One example of many in Camden: http://www.state.nj.us/dep//srp/brownfields/bda/n_camden.htm

Case studies lead

Case Studies: Lead

  • Lead poisoning major problem in children

Primary Sources of Lead

  • Leaded gasoline (phased out by 1986)

  • Lead paint (banned in 1970)

  • Lead in plumbing

  • Progress is being made in reducing lead

Case studies mercury

Case Studies: Mercury

  • Vaporized elemental Mercury

  • Fish contaminated with methylmercury

  • Natural inputs

  • Emission control

  • Prevention of contamination

Case studies dioxins

Case Studies: Dioxins

  • Potentially highly toxic chlorinated hydrocarbons

Sources of Dioxins

  • Waste incineration

  • Fireplaces

  • Coal-fired power plants

  • Paper production

  • Sewage sludge

Hazardous waste regulation in the u s

Hazardous Waste Regulation in the U.S.

What is RCRA?

What is Superfund?

Hazardous waste regulation in the united states

Hazardous Waste Regulation in the United States

  • Resource Conservation and Recovery Act


  • Comprehensive Environmental Response, Compensation, and Liability Act (Superfund)

  • National Priority List

  • Polluter-pays principle

Waste management


1976 Passed By Congress: amended 1984

  • ID Hazardous Waste and set standards

  • Companies that deal with Haz. Waste over 220 lbs. must get permits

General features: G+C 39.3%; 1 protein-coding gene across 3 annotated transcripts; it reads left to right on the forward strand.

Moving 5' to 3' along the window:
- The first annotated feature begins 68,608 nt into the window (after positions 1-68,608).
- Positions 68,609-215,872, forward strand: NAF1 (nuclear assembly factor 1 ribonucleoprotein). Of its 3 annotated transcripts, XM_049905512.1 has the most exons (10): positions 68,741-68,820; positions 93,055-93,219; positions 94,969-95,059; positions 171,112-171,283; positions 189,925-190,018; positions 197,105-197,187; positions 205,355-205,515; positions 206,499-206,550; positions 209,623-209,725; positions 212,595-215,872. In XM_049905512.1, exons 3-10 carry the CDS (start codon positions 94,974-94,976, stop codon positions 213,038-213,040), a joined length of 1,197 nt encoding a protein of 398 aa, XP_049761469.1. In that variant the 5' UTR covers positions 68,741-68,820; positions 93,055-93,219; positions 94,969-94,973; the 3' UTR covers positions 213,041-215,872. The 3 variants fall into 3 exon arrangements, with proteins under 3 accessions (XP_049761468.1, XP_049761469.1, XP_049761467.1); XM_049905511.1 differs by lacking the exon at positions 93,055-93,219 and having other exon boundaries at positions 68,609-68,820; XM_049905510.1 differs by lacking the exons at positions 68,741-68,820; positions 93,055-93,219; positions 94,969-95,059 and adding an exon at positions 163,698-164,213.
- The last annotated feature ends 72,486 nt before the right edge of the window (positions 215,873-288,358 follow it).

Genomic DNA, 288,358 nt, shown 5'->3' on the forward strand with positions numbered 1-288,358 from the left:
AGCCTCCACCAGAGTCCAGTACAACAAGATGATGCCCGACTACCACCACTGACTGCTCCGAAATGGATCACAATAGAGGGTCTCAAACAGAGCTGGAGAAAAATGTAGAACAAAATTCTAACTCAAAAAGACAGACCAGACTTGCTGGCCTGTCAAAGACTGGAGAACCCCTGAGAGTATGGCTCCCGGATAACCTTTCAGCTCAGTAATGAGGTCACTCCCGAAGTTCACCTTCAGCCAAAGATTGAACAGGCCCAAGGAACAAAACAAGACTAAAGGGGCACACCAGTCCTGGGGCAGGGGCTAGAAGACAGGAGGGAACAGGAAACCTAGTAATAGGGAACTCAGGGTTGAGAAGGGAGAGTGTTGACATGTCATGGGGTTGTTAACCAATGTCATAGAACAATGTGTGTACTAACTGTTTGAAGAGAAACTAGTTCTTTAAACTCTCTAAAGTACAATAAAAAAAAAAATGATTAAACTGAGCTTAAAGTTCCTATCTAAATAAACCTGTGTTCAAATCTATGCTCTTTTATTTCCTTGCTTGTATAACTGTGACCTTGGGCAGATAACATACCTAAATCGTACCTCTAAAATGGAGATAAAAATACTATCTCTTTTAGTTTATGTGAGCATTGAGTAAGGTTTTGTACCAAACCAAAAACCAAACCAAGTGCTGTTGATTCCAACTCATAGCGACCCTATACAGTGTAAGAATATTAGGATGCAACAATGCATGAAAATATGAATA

• Cradle to Grave tracking and submit proof to EPA



Commonly called Superfund

  • Passed in 1980 (NJ Congressman leaders)

  • Established tax on on chemicals to

    1) ID abandoned dumps sites

    2) Clean up groundwater

    3) Establish NPL list for cleanups

Waste management


Waste management

Why do you think NJ has so many?



  • Responsible parties must pay

  • If no party can be found clean ups down using $ from tax on oil and chemical companies (tax expired 1995)

  • 1,250 NPL sites…113 in NJ

  • About 72% clean up underway avg. $20 million per site



  • Some estimates 10,000 sites could cost $1 trillion…pollution prevention cheaper?

  • Toxic Release Inventory www.epa.gov/tri

Polluter pays principle

Polluter Pays Principle

  • Who should pay for cleanup when responsible parties can not be found?

  • Currently tax payers

  • 1 in 4 Americans live within 4 miles of Superfund NPL site